For The Love Of L.A.
For The Love of L.A. is a collage of poetry, photography and music forged within this moment of social distancing and political uprising. Each contributor offers a glimpse of places and memories that exemplify their slice of Los Angeles. This ride through our historically fragmented city reminds us of both the rich diversity, plight and beauty that has always defined Los Angeles, the depth of our shared experiences, and the urgent need to stand together in the face of oppression. Though rooted in the urgency of the moment the memories span seven lifetimes in five minutes.
Rafael Cardenas was born in 1971 in Jalisco, Mexico and raised in East Los Angeles. A self-taught photographer, he is known for his compelling street photography chronicling the daily rhythms of Los Angeles and its people. He approaches his subjects with the humane empathy of an insider, whether he is creating intimate portraits of strangers, or focusing his lens on buildings and streetscapes. At times meditative and vibrant, his potent images record the dynamism of a city in flux. His work has been presented in solo exhibitions at La Plaza De Cultura y Artes, Los Angeles (2018), the Vincent Price Art Museum, Monterey Park (2018), Espacio 1839, Los Angeles (2016), and Eastside Luv, Los Angeles (2010). He has participated in group exhibitions at the Los Angeles County Department of Mental Health’s We Rise LA Pop Up (2019), Self Help Graphics & Art, Los Angeles (2017), Grand Park, Los Angeles (2017), and La Bodega Gallery, San Diego (2017), among others.
Composer: Eddika Edule Organista
Poets: Xochitl-Julisa Bermejo, Josh Evans, Féi Hernandez, Jenise Miller and Jasmine Williams
What does "For the Love of LA" mean to you?
That is a loaded question for me. I have always repped and loved LA. It's a huge part of who I am as a person and as an artist. Los Angeles is like a mother to me as well as a grandmother and ancient ancestor. I literally breathe it, walk on its highest peaks and ride inside of its belly. I have sat on high hills and imagined mastodon and smilodon roaming. I have affection for the dirt beneath the concrete.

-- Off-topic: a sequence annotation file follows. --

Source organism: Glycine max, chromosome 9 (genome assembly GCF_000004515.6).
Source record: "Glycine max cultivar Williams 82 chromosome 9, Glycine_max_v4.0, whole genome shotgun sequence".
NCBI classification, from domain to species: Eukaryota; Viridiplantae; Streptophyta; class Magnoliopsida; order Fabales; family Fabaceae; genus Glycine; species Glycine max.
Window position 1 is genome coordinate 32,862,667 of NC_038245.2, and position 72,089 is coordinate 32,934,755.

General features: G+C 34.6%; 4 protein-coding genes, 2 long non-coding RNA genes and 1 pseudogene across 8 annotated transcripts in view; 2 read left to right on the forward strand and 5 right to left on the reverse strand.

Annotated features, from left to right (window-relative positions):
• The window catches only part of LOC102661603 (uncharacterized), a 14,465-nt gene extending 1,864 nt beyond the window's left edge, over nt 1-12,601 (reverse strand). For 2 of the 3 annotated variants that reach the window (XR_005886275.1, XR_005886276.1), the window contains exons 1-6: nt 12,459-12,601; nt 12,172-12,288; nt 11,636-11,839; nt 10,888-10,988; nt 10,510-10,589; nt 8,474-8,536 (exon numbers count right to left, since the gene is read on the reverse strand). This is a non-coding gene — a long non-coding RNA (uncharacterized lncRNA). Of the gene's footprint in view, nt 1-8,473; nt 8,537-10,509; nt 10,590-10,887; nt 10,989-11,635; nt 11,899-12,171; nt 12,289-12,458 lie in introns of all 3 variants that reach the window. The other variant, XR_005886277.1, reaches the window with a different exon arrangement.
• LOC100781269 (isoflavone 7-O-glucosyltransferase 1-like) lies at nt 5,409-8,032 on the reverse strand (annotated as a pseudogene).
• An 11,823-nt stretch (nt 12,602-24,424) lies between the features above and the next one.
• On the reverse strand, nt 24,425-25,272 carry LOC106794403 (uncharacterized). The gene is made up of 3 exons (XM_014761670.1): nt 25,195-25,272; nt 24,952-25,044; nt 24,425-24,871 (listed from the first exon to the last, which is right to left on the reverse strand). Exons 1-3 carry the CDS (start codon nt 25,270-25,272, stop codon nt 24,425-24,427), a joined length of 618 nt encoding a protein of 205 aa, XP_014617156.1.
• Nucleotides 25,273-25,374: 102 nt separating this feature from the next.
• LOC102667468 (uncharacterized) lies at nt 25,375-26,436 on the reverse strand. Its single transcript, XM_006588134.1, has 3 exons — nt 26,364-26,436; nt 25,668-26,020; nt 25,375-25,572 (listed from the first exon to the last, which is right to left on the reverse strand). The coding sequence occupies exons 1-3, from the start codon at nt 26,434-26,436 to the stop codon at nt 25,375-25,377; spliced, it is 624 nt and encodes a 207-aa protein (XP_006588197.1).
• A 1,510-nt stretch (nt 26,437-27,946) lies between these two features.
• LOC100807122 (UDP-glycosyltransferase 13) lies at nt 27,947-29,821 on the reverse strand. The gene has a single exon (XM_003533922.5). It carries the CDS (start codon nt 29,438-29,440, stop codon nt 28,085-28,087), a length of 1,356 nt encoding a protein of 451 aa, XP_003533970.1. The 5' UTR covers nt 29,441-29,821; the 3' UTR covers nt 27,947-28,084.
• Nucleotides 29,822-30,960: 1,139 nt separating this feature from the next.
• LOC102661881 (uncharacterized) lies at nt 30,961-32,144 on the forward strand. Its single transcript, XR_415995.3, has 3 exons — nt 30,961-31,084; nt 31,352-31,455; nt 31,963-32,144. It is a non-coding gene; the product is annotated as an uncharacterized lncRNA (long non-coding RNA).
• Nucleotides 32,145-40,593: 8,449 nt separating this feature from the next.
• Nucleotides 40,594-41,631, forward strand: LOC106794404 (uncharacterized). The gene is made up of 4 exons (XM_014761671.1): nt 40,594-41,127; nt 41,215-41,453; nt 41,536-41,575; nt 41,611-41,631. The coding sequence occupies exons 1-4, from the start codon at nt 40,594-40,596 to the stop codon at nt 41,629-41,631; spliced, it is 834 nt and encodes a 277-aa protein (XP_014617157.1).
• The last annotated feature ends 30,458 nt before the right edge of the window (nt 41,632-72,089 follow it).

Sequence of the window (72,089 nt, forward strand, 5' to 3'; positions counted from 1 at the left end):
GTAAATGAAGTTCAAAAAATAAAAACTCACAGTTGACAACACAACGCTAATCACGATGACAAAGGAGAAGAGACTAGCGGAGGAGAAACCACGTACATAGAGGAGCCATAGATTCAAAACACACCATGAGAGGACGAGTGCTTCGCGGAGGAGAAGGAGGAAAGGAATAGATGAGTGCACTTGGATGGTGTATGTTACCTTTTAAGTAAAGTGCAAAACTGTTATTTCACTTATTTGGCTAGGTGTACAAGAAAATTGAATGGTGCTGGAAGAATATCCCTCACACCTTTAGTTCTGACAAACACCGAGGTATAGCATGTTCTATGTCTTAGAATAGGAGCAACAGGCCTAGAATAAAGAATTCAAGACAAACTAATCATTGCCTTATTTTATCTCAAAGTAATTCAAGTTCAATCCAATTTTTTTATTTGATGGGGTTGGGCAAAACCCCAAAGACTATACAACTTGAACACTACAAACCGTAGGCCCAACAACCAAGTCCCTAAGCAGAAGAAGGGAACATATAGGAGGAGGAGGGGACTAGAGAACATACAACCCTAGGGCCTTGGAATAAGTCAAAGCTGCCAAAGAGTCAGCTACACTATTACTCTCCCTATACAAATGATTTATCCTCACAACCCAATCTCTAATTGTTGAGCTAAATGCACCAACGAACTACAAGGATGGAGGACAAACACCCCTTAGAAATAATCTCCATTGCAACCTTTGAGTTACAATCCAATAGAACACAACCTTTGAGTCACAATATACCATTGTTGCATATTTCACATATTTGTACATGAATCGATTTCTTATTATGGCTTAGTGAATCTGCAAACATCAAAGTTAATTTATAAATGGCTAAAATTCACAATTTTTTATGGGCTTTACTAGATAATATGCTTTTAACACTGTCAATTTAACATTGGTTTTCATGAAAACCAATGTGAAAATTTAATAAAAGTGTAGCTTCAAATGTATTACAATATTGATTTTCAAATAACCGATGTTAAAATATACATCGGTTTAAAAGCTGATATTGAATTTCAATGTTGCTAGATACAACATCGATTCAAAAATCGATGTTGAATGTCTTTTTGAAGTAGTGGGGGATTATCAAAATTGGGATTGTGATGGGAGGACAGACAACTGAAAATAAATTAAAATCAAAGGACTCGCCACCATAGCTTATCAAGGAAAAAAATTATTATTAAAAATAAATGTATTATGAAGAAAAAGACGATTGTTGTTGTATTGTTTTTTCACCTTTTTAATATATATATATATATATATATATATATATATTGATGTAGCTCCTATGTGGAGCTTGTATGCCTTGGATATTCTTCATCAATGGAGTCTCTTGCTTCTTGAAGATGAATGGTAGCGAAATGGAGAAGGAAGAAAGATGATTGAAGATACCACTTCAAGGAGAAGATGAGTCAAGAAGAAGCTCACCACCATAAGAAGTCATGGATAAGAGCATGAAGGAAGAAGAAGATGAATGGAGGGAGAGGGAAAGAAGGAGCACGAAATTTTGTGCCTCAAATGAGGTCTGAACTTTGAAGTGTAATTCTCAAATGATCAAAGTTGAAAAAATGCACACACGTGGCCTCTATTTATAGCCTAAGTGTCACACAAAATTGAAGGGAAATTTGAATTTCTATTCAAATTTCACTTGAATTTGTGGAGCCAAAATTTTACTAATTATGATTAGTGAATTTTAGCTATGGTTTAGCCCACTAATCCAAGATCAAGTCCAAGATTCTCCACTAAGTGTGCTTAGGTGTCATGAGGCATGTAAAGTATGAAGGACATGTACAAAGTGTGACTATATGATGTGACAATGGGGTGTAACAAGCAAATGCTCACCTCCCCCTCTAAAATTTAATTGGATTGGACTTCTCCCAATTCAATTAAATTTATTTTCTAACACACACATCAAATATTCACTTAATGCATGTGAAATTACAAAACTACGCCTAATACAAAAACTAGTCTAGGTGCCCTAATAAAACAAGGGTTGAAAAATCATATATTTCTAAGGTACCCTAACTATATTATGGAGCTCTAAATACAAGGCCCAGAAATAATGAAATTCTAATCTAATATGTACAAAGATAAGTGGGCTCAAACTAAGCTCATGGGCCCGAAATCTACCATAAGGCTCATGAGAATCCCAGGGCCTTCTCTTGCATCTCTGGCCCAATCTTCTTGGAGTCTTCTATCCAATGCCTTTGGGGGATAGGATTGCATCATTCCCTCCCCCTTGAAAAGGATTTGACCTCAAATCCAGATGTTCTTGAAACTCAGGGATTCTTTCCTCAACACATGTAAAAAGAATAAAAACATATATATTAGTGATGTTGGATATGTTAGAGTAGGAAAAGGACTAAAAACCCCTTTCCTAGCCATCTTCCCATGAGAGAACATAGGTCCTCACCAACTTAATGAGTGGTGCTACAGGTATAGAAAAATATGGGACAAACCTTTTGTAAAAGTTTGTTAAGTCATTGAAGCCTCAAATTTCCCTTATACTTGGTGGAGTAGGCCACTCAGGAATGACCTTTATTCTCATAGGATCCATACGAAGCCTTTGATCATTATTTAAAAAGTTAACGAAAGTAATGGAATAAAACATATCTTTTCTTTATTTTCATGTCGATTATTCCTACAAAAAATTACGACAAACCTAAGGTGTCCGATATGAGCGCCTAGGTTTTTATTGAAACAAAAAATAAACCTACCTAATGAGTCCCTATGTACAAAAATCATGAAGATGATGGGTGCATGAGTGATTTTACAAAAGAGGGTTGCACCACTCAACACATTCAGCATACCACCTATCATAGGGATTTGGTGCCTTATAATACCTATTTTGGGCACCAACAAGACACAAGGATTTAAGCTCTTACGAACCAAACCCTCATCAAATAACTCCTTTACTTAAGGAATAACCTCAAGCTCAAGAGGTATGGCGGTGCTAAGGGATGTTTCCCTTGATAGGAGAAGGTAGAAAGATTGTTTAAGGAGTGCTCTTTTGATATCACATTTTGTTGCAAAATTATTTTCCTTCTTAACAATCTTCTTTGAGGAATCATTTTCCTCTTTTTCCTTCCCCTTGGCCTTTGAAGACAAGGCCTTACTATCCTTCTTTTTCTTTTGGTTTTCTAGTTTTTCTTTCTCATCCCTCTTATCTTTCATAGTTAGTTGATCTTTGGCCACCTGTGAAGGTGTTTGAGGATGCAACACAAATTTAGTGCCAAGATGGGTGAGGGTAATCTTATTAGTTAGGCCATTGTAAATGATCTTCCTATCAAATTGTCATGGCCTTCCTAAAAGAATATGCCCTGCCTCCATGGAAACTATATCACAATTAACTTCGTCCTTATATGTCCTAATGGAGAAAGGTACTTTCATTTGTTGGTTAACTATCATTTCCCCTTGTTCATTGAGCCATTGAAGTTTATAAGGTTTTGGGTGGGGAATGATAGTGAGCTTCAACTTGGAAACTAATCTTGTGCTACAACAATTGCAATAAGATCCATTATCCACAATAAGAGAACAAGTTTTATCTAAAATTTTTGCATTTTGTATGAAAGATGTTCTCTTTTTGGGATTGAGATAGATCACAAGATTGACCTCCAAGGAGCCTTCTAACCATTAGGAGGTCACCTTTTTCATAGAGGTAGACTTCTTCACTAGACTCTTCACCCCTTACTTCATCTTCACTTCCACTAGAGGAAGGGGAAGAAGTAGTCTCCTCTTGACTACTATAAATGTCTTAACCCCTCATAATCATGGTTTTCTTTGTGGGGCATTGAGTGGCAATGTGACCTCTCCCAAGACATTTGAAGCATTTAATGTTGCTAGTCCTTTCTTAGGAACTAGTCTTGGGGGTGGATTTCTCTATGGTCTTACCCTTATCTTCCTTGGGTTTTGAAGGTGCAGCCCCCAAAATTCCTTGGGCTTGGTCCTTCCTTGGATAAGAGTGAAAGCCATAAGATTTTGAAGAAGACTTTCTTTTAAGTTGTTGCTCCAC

I love L.A. deeply.
How do you think the work you've created reflects the time we're in?
This video casts a net around a few lifetimes and encapsulates a pill for you to take at this moment. We reflect this moment because we were handed this prompt now. If we had this assignment last summer there would have been a different outcome. So as we looked in the mirror of our self and our city 'now'. We produced a piece that was very much in the time we're in. From the words in the poetry to the images selected, the filter was pandemic, uprising, surviving and growth.
What do you think the future looks like? And how do you see the arts contributing to it?
If destruction leads to growth, we should be expecting a great harvest one day. I'm hoping that people in the immediate future will continue this conversation of change and equity in all aspects of our lives so that down the road we have implemented positive changes. The arts heal, uplift, inspire and inform. Art is at the forefront of change. I can only see artists continuing to improve their voices and messages.
What places in Los Angeles most inspire you?
The Eastside, east of the L.A. river, definitely inspires my work. I also find a lot of mental inspiration from hiking Debs Park and Griffith.
Do you have any future projects that you'd like to share with us?
I will be part of a touring group show curated by LACMA. The dates have been pushed from August to January. I am cuurrently working on a 365 day photo series. You can find it on my website. www.rafa.LA